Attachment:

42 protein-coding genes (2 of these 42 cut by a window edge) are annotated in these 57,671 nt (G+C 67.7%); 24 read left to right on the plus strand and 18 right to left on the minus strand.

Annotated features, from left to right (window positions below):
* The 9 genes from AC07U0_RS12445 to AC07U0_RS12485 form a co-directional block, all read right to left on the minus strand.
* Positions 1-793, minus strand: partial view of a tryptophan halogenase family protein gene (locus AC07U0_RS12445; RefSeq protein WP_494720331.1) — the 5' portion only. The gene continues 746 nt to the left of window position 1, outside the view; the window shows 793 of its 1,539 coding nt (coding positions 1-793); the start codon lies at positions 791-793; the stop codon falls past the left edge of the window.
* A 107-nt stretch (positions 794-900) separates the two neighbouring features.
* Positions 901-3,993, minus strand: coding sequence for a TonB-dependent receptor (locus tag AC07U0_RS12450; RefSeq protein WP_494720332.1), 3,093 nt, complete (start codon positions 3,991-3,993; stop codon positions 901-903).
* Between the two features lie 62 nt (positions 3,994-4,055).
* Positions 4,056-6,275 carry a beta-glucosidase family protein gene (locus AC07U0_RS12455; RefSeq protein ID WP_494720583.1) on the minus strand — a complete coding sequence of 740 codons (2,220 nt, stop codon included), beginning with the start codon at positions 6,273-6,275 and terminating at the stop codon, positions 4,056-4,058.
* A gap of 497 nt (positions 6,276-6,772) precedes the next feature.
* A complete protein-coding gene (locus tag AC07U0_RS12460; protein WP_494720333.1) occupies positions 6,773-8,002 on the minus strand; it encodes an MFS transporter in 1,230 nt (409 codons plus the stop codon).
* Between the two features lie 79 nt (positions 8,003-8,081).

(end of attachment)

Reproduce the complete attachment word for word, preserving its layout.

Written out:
42 protein-coding genes (2 of these 42 cut by a window edge) are annotated in these 57,671 nt (G+C 67.7%); 24 read left to right on the plus strand and 18 right to left on the minus strand.

Annotated features, from left to right (window positions below):
* The 9 genes from AC07U0_RS12445 to AC07U0_RS12485 form a co-directional block, all read right to left on the minus strand.
* Positions 1-793, minus strand: partial view of a tryptophan halogenase family protein gene (locus AC07U0_RS12445; RefSeq protein WP_494720331.1) — the 5' portion only. The gene continues 746 nt to the left of window position 1, outside the view; the window shows 793 of its 1,539 coding nt (coding positions 1-793); the start codon lies at positions 791-793; the stop codon falls past the left edge of the window.
* A 107-nt stretch (positions 794-900) separates the two neighbouring features.
* Positions 901-3,993, minus strand: coding sequence for a TonB-dependent receptor (locus tag AC07U0_RS12450; RefSeq protein WP_494720332.1), 3,093 nt, complete (start codon positions 3,991-3,993; stop codon positions 901-903).
* Between the two features lie 62 nt (positions 3,994-4,055).
* Positions 4,056-6,275 carry a beta-glucosidase family protein gene (locus AC07U0_RS12455; RefSeq protein ID WP_494720583.1) on the minus strand — a complete coding sequence of 740 codons (2,220 nt, stop codon included), beginning with the start codon at positions 6,273-6,275 and terminating at the stop codon, positions 4,056-4,058.
* A gap of 497 nt (positions 6,276-6,772) precedes the next feature.
* A complete protein-coding gene (locus tag AC07U0_RS12460; protein WP_494720333.1) occupies positions 6,773-8,002 on the minus strand; it encodes an MFS transporter in 1,230 nt (409 codons plus the stop codon).
* Between the two features lie 79 nt (positions 8,003-8,081).